I really wasn’t paying much attention to her. She stood in front of us as we waited in line to sign the clipboard for my daughter’s appointment. Her face wasn’t distinctive. I couldn’t really describe her except to say that she was old, gray and wrinkled. But what I still picture vividly in my mind is her feet. Her feet told her story. The skin was cracked and brittle, her toes were crooked and her heels worn and bleeding. She was wearing an old beat-up pair of sandals. I imagined she wore the sandals for comfort or perhaps she couldn’t afford a new pair. She shuffled up to the counter and smiled sweetly at the woman behind the desk. Quietly she asked the receptionist, “Honey is today the correct day for my appointment?” The receptionist said she couldn’t find the old woman’s name on the appointment sheet but, if she’d have a seat, she would check to see when her appointment was scheduled. The old woman’s expression didn’t change. She thanked the receptionist and slowly, painfully shuffled to take a seat in the waiting room. As she walked, I took a better look at her in her paisley dress and her pretty costume jewelry. She reminded me of my grandmother who always looked presentable whether she was visiting the doctor or staying at home. Grandma used to say, “You never know when someone might just pop in.” I often wondered how many people just “popped in” on my grandmother when she spent her last days in the nursing home. Somehow I don’t imagine there were that many visitors, myself included. I was 1600 miles away from her home but I could have done more for her in her final days. I bet she made sure that her makeup and jewelry was always perfect just in case someone popped in, even in the nursing home.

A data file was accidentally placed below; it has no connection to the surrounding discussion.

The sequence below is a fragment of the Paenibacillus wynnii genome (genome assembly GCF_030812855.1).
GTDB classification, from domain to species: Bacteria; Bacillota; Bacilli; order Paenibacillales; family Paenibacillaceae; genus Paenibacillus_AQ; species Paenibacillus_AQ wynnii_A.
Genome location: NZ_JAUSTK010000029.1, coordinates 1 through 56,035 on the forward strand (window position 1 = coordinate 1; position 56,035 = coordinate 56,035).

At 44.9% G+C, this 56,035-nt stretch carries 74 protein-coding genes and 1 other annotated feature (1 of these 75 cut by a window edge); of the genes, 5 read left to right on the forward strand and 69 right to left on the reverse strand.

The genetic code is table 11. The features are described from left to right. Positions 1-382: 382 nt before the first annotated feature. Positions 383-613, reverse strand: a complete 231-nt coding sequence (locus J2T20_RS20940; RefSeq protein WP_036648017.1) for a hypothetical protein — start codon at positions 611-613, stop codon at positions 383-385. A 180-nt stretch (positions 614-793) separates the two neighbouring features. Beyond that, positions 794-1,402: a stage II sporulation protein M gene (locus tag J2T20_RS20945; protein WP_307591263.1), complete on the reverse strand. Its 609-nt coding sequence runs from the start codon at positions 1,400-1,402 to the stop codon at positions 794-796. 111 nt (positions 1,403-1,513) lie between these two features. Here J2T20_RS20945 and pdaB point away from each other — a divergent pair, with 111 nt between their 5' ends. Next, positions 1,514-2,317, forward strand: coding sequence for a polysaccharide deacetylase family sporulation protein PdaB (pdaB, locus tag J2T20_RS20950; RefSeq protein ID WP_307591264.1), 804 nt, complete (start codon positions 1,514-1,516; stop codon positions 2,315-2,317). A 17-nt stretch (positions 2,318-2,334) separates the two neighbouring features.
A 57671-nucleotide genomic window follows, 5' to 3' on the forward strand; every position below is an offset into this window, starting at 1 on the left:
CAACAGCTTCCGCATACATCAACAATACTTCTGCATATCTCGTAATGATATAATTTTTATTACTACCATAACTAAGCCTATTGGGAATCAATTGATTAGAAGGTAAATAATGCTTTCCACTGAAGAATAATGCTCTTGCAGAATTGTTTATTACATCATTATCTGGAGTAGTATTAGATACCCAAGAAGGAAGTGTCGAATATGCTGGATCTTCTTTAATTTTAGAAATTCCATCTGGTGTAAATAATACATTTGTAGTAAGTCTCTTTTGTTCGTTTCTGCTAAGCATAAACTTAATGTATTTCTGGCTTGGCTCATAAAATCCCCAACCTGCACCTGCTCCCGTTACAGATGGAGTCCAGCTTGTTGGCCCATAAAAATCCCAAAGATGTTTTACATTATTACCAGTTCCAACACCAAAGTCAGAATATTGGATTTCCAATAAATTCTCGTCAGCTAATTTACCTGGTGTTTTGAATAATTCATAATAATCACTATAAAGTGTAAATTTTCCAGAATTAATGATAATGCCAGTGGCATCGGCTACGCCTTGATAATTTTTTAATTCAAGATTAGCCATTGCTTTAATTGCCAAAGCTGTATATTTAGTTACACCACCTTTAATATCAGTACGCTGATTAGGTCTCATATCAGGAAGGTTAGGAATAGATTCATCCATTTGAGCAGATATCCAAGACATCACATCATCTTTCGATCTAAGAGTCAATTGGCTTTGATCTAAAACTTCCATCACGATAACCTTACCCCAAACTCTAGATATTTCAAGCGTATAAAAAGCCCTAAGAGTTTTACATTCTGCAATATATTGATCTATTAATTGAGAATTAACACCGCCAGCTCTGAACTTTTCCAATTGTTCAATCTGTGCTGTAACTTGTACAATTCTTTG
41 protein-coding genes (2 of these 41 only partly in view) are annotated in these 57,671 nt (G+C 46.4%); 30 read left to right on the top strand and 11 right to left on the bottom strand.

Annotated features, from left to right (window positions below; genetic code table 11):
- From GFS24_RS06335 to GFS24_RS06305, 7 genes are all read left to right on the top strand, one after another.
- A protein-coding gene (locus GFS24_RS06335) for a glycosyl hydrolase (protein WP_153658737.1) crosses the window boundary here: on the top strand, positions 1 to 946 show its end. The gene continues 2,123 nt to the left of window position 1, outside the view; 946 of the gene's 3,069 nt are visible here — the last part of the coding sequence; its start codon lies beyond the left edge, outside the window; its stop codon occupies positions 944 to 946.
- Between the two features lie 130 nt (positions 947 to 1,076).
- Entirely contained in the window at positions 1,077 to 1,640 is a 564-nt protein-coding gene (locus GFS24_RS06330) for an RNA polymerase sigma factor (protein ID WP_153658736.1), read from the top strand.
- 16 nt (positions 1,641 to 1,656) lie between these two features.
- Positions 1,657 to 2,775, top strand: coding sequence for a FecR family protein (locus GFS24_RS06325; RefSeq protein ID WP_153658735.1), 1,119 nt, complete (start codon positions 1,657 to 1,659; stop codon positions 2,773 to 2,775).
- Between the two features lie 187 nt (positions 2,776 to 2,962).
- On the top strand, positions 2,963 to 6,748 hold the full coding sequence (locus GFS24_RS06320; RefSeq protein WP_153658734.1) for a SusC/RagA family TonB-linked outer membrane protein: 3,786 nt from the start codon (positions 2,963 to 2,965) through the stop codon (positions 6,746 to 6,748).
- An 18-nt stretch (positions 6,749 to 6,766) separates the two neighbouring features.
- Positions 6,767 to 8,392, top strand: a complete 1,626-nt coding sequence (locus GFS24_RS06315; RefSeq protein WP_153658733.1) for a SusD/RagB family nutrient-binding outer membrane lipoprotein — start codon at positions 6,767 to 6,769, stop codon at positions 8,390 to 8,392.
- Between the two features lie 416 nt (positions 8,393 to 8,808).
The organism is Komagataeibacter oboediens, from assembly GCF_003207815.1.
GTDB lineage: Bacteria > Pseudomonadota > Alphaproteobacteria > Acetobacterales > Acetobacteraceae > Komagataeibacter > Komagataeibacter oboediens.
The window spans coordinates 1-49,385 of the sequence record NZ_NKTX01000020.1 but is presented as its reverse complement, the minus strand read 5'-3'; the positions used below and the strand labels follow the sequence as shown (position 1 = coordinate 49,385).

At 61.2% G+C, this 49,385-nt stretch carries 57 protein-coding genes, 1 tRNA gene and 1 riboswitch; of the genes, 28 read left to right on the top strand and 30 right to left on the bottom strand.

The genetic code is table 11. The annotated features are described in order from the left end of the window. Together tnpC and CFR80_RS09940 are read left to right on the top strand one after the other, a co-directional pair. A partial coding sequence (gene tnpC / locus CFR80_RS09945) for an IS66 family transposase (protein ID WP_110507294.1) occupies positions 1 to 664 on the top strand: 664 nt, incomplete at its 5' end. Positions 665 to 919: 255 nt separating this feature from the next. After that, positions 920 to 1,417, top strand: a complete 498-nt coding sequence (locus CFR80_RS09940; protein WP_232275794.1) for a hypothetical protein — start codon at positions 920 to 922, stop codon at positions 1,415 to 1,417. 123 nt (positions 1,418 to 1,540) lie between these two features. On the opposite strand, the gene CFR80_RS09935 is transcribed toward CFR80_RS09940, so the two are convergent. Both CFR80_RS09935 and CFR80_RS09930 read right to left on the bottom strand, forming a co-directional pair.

My daughter, Jennifer, and her friend had decided to sit next to the woman and they had struck up a conversation with her by the time I joined them. The kindly woman talked to the girls about how she didn’t believe for one moment that teenagers today were bad. “Why just look at the two of you!” she commented. “You two are fine young ladies.” We learned that she has six children. They all live in neighboring states. She talked fondly of her husband of 56 years who went to be with the Lord last year. She told the girls about the days when ice blocks did the job of refrigerators and the radio was the best entertainment going. We listened to her stories and we shared some of our own but I never asked her name. I did ask her how she got to the doctor’s office and she told me she took the bus. She said she had to walk quite some distance to the bus stop from her home and was sorry that she came on the wrong day. “My memory just isn’t what it used to be” she was saying as I heard the nurse calling for Jennifer. I quickly said we’d drive her home as I walked toward the examining room. She said she didn’t want to trouble me. “No trouble,” I yelled as we disappeared around the corner.